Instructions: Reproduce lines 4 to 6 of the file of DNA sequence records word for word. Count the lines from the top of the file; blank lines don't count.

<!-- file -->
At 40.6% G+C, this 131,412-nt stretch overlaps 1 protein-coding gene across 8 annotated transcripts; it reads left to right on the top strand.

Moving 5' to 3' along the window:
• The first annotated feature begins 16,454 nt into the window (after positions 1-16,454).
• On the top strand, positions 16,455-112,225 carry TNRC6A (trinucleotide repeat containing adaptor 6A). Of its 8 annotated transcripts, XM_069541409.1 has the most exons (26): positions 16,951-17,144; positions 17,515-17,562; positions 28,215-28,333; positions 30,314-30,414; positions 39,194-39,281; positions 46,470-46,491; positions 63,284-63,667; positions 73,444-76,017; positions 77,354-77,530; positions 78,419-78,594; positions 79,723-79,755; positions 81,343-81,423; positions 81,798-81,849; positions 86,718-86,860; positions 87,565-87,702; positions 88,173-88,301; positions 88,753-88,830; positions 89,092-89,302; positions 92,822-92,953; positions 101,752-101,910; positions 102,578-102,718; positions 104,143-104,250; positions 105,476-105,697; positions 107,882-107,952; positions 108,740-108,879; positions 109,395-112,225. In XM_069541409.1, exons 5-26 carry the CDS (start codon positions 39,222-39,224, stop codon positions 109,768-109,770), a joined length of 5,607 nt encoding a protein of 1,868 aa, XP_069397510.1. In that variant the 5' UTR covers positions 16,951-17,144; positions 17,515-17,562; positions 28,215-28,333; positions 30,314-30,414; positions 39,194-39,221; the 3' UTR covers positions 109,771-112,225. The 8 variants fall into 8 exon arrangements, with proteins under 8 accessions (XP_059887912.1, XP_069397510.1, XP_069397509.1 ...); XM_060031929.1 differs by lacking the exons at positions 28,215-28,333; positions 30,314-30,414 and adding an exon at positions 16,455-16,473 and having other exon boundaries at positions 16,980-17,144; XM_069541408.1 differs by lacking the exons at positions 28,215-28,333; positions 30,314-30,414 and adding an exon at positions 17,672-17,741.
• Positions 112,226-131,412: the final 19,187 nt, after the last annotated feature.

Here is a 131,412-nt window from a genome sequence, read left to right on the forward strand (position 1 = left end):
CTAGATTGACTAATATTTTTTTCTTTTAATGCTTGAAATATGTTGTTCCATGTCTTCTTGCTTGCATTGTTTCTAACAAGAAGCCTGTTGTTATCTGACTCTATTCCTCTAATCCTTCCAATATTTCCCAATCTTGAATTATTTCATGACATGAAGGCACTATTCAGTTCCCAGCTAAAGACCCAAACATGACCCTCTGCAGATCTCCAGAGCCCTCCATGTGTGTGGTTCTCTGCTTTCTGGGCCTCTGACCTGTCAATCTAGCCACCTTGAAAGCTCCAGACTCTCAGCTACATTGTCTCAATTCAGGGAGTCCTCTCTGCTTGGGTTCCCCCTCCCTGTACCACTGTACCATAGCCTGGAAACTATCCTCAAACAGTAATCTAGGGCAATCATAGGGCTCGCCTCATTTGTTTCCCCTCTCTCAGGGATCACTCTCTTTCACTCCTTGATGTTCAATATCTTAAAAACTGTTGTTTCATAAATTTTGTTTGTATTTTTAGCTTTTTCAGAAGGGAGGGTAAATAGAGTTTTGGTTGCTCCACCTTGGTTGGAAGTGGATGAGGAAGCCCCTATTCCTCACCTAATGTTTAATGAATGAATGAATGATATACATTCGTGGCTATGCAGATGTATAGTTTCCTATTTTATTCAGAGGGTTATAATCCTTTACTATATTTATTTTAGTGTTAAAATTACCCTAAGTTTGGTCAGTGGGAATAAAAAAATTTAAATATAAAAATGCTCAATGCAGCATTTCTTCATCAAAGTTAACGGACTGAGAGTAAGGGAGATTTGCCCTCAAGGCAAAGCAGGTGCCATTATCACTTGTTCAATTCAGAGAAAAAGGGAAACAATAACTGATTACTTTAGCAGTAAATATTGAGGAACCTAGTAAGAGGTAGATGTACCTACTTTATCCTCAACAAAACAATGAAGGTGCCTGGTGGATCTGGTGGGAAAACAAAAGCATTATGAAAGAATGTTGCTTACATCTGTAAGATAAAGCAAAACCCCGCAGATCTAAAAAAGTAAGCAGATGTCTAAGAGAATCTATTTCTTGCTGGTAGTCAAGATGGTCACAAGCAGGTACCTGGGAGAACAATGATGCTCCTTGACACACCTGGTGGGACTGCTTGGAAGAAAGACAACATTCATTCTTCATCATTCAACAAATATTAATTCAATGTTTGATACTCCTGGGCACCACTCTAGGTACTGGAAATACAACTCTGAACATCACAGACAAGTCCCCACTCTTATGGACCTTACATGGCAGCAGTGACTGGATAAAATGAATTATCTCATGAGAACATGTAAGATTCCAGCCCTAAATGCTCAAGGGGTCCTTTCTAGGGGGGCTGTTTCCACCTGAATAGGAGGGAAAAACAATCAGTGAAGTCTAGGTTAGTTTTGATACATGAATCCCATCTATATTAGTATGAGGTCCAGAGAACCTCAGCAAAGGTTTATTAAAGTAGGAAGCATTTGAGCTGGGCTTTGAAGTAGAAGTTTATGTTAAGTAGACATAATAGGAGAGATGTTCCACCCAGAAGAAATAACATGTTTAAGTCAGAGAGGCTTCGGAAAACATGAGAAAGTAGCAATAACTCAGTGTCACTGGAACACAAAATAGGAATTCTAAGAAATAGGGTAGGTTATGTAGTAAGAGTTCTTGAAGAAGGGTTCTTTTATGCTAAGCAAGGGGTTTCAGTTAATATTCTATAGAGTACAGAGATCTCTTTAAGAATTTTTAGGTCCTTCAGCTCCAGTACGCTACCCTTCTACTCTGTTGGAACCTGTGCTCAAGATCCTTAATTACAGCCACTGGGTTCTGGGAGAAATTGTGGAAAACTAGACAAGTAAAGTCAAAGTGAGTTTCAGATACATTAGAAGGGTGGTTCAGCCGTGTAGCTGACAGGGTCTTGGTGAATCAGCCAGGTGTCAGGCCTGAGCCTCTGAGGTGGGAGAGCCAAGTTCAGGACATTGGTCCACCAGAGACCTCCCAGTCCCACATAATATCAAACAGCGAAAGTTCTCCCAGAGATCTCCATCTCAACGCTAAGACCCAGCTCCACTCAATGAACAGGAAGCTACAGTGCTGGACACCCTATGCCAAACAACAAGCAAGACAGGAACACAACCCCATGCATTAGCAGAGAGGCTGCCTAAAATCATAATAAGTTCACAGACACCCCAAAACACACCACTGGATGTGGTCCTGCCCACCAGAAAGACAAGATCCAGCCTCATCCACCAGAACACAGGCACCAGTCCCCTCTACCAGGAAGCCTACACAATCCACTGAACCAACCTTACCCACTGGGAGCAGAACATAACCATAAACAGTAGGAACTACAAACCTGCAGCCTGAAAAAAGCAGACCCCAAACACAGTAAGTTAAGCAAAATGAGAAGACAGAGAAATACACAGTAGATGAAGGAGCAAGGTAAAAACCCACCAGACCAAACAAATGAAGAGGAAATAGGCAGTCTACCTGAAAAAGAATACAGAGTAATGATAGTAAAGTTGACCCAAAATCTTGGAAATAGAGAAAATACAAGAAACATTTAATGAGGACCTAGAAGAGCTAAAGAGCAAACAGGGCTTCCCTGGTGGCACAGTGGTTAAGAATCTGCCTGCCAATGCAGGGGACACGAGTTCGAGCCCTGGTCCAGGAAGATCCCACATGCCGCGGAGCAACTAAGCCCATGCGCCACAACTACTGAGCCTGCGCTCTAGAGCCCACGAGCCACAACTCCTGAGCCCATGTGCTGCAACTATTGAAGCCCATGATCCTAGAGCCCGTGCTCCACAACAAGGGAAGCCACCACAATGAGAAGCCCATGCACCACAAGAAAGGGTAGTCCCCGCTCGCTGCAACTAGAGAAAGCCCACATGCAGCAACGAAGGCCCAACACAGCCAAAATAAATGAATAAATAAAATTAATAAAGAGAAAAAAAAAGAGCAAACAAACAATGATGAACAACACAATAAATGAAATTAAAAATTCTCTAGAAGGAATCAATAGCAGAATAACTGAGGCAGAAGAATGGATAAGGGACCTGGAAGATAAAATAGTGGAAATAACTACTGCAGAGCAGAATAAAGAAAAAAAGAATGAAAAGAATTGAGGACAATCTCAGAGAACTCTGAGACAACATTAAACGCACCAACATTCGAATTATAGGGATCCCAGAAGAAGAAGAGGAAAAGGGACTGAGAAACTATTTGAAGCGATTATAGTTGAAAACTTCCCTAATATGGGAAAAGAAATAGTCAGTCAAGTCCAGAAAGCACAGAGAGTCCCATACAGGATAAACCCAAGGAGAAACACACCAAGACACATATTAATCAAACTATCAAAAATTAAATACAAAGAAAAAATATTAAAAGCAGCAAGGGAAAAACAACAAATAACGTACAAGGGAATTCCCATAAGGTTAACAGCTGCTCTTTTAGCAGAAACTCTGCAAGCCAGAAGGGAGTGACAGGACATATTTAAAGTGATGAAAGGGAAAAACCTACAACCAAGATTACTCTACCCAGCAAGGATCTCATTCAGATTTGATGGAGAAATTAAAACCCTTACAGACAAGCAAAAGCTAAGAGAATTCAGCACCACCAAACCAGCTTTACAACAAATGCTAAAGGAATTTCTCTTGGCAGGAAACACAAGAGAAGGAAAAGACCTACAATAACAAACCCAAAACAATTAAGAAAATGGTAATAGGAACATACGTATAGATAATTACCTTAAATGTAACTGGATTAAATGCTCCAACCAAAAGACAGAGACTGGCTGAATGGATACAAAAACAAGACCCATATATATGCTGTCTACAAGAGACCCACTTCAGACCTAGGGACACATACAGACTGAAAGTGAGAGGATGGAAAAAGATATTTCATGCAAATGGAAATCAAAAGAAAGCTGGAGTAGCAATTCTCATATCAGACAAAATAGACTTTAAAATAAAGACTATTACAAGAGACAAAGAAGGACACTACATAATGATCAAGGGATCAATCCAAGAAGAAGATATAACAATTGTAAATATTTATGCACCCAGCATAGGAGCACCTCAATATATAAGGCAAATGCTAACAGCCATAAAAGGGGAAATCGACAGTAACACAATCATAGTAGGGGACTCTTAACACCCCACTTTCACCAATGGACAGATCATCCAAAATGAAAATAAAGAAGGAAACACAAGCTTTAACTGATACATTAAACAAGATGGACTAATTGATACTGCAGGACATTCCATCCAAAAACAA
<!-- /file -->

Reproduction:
• On the top strand, positions 16,455-112,225 carry TNRC6A (trinucleotide repeat containing adaptor 6A). Of its 8 annotated transcripts, XM_069541409.1 has the most exons (26): positions 16,951-17,144; positions 17,515-17,562; positions 28,215-28,333; positions 30,314-30,414; positions 39,194-39,281; positions 46,470-46,491; positions 63,284-63,667; positions 73,444-76,017; positions 77,354-77,530; positions 78,419-78,594; positions 79,723-79,755; positions 81,343-81,423; positions 81,798-81,849; positions 86,718-86,860; positions 87,565-87,702; positions 88,173-88,301; positions 88,753-88,830; positions 89,092-89,302; positions 92,822-92,953; positions 101,752-101,910; positions 102,578-102,718; positions 104,143-104,250; positions 105,476-105,697; positions 107,882-107,952; positions 108,740-108,879; positions 109,395-112,225. In XM_069541409.1, exons 5-26 carry the CDS (start codon positions 39,222-39,224, stop codon positions 109,768-109,770), a joined length of 5,607 nt encoding a protein of 1,868 aa, XP_069397510.1. In that variant the 5' UTR covers positions 16,951-17,144; positions 17,515-17,562; positions 28,215-28,333; positions 30,314-30,414; positions 39,194-39,221; the 3' UTR covers positions 109,771-112,225. The 8 variants fall into 8 exon arrangements, with proteins under 8 accessions (XP_059887912.1, XP_069397510.1, XP_069397509.1 ...); XM_060031929.1 differs by lacking the exons at positions 28,215-28,333; positions 30,314-30,414 and adding an exon at positions 16,455-16,473 and having other exon boundaries at positions 16,980-17,144; XM_069541408.1 differs by lacking the exons at positions 28,215-28,333; positions 30,314-30,414 and adding an exon at positions 17,672-17,741.
• Positions 112,226-131,412: the final 19,187 nt, after the last annotated feature.

Here is a 131,412-nt window from a genome sequence, read left to right on the forward strand (position 1 = left end):